Monte Sant’Angelo is perched high on a southern ridge of the Gargano peninsula, overlooking the plains of Puglia below. We made the trek to this tourist mecca over our better judgment on the advice of the proprietors of Torre dei Preti, the wonderful agriturismo where we stayed on the north side of the Gargano near Peschici. They were right to suggest it, and we were glad we made the drive over rugged terrain and narrow winding roads. Yes, it was full of tourists, mostly Italian Catholic pilgrims, but the dramatic setting is worth dealing with even bus load after bus load of the faithful. This small hill town (ridge-top town, really) has one of the most amazing views I can remember seeing from its high promontory, south forever down the Adriatic coast and across the Puglian plain: unforgettably dramatic. And the spectacle of all those bus loads of tourists is a pretty dramatic phenomenon in its own right!
Wending our way along the crowded main pedestrian street we held out little hope of finding a decent meal, but it was lunch time, so Joe used his unerring instincts to guide us off the beaten path (amazingly, it didn’t take many blocks to find ourselves well out of the pilgrims’ way), where we came upon a terrific little place, Li Jalantuumene, orchestrated by an energetic chef with a larger-than-life personality, Gege Mangano. He had a good grasp of English, made great suggestions, and offered up hearty local specialties with great gusto. My orecchiette, the pasta shape most associated with Puglia, was a hearty multi-grain version, with the freshest of basil-accented tomato sauces and strong salty cheese. Joe had quadrotti — large ravioli — stuffed with cheese and with a brocolli rabe sauce. The house rosato was excellent, a marvelous time was had by all, and we were greatly entertained by our chef holding forth with us and the other diners, even when we couldn’t follow his Italian.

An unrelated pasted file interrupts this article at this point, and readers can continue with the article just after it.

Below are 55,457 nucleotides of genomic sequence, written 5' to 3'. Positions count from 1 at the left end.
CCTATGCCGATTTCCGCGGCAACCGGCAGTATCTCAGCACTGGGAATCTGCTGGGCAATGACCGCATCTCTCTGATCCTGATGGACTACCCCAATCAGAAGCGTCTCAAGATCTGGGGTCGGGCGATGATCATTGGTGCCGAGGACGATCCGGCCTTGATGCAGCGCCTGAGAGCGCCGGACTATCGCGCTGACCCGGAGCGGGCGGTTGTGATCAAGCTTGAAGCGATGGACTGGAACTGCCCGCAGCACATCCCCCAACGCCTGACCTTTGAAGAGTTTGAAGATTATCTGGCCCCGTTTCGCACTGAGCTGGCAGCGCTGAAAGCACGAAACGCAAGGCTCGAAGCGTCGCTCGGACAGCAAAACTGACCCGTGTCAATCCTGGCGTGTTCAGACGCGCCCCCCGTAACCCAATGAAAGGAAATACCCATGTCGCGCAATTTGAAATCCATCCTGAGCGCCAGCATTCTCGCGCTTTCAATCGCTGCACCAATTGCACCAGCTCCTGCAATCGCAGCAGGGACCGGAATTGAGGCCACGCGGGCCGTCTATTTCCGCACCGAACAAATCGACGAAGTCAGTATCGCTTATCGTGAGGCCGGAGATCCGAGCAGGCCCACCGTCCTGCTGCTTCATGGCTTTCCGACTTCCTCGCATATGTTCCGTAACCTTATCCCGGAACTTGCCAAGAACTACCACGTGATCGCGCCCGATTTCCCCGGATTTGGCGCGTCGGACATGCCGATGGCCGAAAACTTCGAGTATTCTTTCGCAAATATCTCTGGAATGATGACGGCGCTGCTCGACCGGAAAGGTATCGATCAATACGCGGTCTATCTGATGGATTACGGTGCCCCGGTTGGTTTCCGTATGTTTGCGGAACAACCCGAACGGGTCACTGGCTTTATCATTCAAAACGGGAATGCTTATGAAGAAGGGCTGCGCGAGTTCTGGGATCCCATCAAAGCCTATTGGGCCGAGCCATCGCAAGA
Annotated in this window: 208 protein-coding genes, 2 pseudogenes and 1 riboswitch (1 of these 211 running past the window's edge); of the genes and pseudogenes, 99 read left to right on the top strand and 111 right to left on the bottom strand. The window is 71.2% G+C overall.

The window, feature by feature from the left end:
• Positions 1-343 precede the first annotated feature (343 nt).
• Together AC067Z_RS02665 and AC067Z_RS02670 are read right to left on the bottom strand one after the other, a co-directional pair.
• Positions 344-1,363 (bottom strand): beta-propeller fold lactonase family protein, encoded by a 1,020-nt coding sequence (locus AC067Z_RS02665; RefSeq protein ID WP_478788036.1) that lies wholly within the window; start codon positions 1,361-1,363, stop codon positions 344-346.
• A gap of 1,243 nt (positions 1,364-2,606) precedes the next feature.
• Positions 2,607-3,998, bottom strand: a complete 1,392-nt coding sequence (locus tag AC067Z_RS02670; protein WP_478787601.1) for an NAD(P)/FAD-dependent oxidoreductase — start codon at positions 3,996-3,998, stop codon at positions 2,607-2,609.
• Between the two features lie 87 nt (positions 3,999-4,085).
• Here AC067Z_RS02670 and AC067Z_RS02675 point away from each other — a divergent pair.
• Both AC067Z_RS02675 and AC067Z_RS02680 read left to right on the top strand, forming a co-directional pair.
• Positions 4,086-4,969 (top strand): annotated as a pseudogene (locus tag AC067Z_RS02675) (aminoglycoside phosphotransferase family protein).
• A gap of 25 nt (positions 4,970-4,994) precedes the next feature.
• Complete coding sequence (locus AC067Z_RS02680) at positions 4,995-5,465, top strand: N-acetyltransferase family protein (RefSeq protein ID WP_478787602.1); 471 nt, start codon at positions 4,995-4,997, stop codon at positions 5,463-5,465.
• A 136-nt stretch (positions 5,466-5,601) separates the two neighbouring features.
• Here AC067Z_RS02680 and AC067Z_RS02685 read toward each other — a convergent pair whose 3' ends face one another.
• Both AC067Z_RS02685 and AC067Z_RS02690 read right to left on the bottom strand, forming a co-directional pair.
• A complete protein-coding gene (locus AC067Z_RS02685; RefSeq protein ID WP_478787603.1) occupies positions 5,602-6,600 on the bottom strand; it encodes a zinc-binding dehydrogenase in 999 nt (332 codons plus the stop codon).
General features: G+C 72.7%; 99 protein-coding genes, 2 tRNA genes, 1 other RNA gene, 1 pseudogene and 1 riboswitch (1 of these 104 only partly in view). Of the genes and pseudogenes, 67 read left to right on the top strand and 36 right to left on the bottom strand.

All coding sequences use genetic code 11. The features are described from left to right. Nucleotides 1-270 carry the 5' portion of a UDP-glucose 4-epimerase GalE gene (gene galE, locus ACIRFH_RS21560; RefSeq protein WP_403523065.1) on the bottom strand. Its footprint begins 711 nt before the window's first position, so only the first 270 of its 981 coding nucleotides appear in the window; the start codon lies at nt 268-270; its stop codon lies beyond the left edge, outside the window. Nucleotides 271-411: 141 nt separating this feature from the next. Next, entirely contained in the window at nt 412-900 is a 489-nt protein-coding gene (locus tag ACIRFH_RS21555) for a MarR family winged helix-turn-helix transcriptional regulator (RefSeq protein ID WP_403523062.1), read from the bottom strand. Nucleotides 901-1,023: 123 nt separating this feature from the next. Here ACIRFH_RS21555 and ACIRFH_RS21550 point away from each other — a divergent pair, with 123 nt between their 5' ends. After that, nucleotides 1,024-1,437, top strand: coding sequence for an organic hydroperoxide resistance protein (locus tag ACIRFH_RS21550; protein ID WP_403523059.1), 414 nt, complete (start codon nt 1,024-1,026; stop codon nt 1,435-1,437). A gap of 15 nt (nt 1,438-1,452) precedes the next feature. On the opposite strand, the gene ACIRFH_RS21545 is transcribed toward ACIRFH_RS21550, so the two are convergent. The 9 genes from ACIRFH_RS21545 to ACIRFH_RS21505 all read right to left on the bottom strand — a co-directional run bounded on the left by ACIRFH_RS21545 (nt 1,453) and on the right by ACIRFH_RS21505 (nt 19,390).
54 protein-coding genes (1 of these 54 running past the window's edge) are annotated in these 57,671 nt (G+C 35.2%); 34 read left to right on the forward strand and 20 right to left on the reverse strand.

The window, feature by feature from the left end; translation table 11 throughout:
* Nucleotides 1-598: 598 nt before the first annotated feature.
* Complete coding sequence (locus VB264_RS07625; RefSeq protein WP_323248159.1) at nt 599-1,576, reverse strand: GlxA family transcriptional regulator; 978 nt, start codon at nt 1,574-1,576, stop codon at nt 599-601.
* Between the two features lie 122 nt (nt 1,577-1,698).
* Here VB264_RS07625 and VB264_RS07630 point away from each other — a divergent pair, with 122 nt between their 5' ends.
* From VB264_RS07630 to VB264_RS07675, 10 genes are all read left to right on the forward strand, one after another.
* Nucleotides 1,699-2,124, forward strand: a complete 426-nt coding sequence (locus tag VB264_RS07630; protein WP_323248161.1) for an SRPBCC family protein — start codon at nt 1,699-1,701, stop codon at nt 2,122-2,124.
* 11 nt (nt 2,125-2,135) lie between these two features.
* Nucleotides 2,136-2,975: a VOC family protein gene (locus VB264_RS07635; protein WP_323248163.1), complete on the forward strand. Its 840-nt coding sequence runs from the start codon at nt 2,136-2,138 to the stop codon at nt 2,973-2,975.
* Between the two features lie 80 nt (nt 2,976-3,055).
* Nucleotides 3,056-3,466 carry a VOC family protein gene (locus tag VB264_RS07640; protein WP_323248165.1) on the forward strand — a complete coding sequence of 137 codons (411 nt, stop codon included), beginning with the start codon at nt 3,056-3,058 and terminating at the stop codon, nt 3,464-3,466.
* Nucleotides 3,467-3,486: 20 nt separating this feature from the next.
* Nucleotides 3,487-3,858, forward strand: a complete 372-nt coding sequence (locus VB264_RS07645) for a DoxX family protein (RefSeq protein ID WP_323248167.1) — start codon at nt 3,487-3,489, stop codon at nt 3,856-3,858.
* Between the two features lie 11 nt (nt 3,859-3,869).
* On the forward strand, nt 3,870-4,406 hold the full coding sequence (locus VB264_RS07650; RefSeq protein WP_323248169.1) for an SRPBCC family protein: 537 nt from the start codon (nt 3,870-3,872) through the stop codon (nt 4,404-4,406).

Chef Mangano asked if we had come because of the New York Times article; I had read it before we left but hadn’t remembered the restaurant because I wasn’t then thinking we would bother with Monte Sant’Angelo. The article does capture many of our own impressions, though we can’t imagine staying anywhere but Torre dei Preti!
Joe insists that we can’t end our Monte Sant’Angelo post without mentioning Padre Pio and his bread. I had never heard of Padre Pio (and in a sense I still haven’t, except as a running joke between Joe and Michele), but he was everywhere in evidence here where the archangel Michael has been said to visit.
If you should find yourself anywhere near Monte Sant’Angelo, make the effort to take in the sweeping view, and if you find yourself there at lunch- or dinner-time, seek out the hearty food and hearty chef at Li Jalantuumene. Tell Gege the guys from Los Angeles sent you!